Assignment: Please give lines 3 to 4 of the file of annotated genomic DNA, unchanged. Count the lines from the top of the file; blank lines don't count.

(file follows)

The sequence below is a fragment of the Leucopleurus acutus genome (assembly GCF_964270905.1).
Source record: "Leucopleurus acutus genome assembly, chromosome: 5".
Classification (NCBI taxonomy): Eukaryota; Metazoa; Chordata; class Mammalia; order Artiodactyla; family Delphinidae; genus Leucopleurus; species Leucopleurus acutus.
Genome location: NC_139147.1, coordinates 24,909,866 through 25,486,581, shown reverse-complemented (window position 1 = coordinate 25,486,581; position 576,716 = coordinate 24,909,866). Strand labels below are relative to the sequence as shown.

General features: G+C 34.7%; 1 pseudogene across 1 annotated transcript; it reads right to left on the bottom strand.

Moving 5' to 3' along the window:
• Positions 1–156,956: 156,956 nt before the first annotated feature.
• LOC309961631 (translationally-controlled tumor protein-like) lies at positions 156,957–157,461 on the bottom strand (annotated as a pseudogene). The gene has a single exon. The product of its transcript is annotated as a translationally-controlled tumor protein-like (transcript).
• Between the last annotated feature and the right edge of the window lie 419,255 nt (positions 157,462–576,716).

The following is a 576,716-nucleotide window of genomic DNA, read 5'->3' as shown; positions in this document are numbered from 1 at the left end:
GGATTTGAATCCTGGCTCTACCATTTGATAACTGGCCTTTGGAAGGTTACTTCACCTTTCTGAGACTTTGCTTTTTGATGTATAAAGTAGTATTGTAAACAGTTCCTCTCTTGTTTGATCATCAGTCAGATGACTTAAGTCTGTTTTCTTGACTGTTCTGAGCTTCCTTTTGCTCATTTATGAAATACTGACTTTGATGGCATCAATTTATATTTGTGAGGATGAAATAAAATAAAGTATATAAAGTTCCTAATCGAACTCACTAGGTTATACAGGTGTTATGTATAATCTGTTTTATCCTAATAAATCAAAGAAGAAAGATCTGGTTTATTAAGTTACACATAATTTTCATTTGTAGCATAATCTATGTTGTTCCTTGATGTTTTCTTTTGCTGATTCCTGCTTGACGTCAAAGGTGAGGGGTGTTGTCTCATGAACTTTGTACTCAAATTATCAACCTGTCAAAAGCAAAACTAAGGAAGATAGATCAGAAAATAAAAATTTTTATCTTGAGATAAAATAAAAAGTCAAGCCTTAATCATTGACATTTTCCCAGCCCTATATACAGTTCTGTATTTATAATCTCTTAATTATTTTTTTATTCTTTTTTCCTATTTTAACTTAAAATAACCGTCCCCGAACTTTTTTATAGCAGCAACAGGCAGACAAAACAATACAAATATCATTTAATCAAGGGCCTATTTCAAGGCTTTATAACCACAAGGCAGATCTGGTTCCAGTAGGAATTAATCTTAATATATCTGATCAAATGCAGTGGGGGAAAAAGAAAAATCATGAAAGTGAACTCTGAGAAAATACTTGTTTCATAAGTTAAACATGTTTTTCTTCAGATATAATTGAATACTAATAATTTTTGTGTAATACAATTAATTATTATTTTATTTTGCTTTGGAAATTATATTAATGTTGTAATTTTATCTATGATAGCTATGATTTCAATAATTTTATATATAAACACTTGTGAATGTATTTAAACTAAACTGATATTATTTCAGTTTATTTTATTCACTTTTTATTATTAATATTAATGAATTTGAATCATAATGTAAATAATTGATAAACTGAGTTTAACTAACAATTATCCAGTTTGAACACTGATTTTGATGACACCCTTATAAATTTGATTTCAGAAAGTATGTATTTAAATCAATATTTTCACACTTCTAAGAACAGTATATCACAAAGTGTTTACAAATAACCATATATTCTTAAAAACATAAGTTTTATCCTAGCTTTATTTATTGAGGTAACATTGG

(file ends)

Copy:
Classification (NCBI taxonomy): Eukaryota; Metazoa; Chordata; class Mammalia; order Artiodactyla; family Delphinidae; genus Leucopleurus; species Leucopleurus acutus.
Genome location: NC_139147.1, coordinates 24,909,866 through 25,486,581, shown reverse-complemented (window position 1 = coordinate 25,486,581; position 576,716 = coordinate 24,909,866). Strand labels below are relative to the sequence as shown.